Aug 2, 2011

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Insanely Twisted Shadow Planet Review

If anything can be said about this years Summer of Arcade, it’s that each game has been visually stunning.  Out of all of the games this year, the one that sticks out most to me is Fuelcell Games Insanely Twisted Shadow Planet. Much like Limbo released during last years SoA, Insanely Twisted Shadow Planet’s use of dark silhouettes is downright gorgeous.  While there’s no doubt how beautiful the graphics are, does Shadow Planet’s gameplay excel as well?

Not much is known about the back-story of Insanely Twisted Shadow Planet and nearly nothing is really explained.  You’re piloting a space ship and immediately begin exploring an unknown area with barely any tools at your disposal.  Armed with a scanning tool and what amounts to a pellet shooter, you’re off exploring the unknown areas in the distance.  Throughout your journey you encounter tons of hostile creatures, huge bosses, and find dozens of items including powerups and other important pickups.  These random items often level up your weapons, add new tools to your arsenal, or even reveal very short clips of whats wrong with this dark planet.  Overall though the story is nonexistent and really amounts to you flying and exploring the areas.

There’s no doubt in my mind that Insanely Twisted Shadow Planet was influenced by Metroid.  Both are sprawling 2D adventures that require careful exploration to advance, as well as test both reflexes and common sense.  Often times in Shadow Planet you’ll hit a roadblock that can’t be passed without adding specific tools to your arsenal.  Unfortunately, many of these tools are either guarded by enemies in unknown areas or require some puzzle to be solved in order to retrieve them.  After you successfully attain these items a boss battle usually commences forcing players to quickly learn how to use the new item to down their foes.  While some can be defeated by simply shooting repeatedly, others need different methods and often involve the environment or enemies around the boss.  Aside from battling foes, a good majority of the game involves just exploring your surroundings and figuring out ways to use your tools to reveal more secrets the planet has to offer.

The presentation of the planet and all that inhabits it is incredibly detailed and downright gorgeous.  Each enemy, obstacle, and tool is fluidly animated and definitely helps the world feel alive.  There are a variety of Backgrounds and environments with one area filled with water, another lacking light, and one covered in crystals.  Players will have plenty of time to soak in the environment due to the fact that there’s no on-screen HUD.  Each upgrade is visibly seen on your ship and injuries are displayed through deterioration both on players as well as on enemies.  The map as well as your scan tool does enough to provide some direction but some players may be turned off by it’s simplistic presentation.  Personally I believe it not only adds to the atmosphere but helps the whole sense of being lost in an unknown world.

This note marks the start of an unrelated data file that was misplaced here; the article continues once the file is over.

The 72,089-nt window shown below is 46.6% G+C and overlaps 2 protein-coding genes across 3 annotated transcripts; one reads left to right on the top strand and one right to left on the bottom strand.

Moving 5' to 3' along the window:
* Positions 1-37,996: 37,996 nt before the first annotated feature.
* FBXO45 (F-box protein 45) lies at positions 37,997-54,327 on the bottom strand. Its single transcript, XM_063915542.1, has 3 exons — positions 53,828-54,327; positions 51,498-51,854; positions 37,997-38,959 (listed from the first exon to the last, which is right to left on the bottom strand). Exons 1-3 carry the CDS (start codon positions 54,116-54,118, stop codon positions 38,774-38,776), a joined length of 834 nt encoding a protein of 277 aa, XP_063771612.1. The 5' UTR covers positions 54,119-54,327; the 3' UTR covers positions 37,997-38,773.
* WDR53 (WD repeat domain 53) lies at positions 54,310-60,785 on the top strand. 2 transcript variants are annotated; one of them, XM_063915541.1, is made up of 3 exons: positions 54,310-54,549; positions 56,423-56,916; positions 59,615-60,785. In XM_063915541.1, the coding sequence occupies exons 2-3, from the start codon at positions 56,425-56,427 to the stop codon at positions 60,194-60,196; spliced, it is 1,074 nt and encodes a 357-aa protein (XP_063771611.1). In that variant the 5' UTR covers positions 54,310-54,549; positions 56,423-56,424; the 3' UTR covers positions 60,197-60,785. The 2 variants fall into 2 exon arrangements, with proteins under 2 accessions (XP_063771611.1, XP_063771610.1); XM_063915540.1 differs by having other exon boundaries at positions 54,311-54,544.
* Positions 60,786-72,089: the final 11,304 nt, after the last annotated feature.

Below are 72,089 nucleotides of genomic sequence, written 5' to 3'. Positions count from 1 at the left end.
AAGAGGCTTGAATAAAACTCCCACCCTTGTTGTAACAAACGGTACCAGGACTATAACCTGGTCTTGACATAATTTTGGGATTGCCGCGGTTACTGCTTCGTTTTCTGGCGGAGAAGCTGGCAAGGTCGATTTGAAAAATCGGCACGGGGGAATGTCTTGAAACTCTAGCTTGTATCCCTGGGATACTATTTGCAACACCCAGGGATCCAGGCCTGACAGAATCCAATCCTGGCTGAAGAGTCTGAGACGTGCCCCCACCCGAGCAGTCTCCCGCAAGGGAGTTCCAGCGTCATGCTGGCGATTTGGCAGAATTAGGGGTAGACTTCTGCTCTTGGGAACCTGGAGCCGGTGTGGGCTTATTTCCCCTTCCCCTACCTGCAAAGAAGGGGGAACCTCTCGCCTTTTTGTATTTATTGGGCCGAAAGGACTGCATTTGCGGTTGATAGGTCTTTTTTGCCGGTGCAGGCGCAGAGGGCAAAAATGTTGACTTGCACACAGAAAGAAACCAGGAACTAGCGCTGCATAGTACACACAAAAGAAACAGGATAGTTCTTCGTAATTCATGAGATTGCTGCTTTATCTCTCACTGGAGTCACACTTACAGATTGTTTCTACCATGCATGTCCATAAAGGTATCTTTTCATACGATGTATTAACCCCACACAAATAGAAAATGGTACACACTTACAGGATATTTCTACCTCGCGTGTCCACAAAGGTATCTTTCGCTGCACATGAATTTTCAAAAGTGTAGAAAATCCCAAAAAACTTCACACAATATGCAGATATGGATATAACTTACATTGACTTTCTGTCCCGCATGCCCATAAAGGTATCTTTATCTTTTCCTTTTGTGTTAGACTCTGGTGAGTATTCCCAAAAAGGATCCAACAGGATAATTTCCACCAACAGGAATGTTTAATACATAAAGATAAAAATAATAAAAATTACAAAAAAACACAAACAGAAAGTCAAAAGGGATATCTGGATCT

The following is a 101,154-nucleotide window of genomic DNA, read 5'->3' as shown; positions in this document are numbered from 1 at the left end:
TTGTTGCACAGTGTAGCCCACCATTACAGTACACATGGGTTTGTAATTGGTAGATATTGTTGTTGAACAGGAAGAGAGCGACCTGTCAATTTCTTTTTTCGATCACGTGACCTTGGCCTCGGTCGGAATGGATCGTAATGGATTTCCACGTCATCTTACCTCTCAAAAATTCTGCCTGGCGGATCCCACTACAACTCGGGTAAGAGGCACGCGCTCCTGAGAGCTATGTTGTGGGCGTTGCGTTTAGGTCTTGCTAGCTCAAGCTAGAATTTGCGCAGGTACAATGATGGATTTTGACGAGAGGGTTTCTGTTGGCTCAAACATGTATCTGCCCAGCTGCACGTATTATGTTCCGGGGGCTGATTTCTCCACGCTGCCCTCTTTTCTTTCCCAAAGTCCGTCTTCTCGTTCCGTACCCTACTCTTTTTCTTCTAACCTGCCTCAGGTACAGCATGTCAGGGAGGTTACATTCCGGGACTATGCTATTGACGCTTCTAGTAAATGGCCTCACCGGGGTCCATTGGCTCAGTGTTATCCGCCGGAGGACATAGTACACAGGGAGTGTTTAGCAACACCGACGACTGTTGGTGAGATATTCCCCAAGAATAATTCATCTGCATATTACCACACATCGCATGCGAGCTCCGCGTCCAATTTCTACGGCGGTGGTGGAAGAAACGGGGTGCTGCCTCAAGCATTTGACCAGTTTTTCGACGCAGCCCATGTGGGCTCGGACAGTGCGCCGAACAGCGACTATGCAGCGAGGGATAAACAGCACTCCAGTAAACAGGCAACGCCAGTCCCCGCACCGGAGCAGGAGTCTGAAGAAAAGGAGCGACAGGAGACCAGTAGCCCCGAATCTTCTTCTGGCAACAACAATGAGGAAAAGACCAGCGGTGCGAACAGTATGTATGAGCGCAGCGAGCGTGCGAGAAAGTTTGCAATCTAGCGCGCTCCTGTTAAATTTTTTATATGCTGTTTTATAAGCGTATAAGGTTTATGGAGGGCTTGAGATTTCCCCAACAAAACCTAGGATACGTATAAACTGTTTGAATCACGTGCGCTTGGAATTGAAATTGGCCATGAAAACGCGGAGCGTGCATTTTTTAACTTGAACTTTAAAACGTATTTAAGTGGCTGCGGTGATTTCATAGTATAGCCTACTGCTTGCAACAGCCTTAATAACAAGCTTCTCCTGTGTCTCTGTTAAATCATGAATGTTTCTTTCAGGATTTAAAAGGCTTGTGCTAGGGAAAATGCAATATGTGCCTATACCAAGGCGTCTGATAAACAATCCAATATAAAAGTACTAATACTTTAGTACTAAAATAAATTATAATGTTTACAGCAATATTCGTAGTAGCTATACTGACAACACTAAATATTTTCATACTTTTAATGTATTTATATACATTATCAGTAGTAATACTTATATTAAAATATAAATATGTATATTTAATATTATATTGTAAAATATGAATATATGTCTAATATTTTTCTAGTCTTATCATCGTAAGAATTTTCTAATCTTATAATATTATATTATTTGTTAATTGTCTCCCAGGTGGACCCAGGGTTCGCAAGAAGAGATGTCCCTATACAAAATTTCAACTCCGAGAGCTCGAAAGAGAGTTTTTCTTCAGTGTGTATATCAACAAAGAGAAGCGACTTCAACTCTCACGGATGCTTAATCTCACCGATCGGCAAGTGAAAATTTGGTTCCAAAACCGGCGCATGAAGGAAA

Control is near perfect and easy for anyone to pick up.  Movement is managed by the left stick while the right controls tools combined with pulling the right trigger.  Switching between tools is managed with the push of the right bumper and up to four can be mapped to the face buttons.  The easiest way to describe gameplay would be to fuse Geometry Wars twin stick controls with Metroid’s scope and direction.  It often gets tough remembering what symbol represents which tool but it was never aggravating and discovering each ones different functions is rewarding.  With the fluid animations, tight controls, and variety of tools at your disposal you’re treated to one of the two best Metroid-esque titles on the marketplace (the other being Shadow Complex).

The single-player campaign is lengthy enough but can be beaten in a weekend or a long gaming session.  Luckily through online co-op or local co-op, up to four players can engage in “Lantern-Runs.”  In Lantern Runs each player must pull a lantern as far along as they can without getting smothered by a screen filling enemies from the left side.  While they continue pushing forward to the right they not only have to defeat enemies but dodge obstacles and collect powerups.  The game is over when all players die or when every lantern is extinguished.  As simple as the game can be it’s incredibly fun and requires a decent amount of teamwork.  My friends and I spent nearly four hours straight attempting to make it to the end and felt very accomplished after finally having one lantern survive to the finish.  There’s only one mode for multiplayer but as a bonus to the excellent single-player experience it’s definitely a nice touch.

As much as I enjoyed Insanely Twisted Shadow Planet, the only thing I can really complain about is it’s replayability.  The campaign clocks in at a respectable length and the multiplayer adds a few more hours but there’s really no incentive to return after your adventure.  The adventure itself is entertaining though, providing more then enough to warrant a purchase.  Epic boss fights, beautiful visuals, addictive gameplay, and clever exploration amount to one truly enjoyable arcade experience.  While not perfect and sometimes confusing, I’d highly recommend downloading it.  Even if you weren’t the biggest Metroid or Shadow Complex fan, give Insanely Twisted Shadow Planet a chance.

Insanely Twisted Shadow Planet
Platform: Xbox 360
Genre: Action-Adventure
Release Date: 08/03/11
Developer: FuelCell/Gagne Intl'l
Publisher: Xbox Live Arcade
ESRB Rating: E (Everyone)
MSRP: 1200MSP ($15)


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About James Damian

Hating The Walking Dead Survival Instinct. Enjoying my 3DS though! Follow me at @JamesManGuyPrsn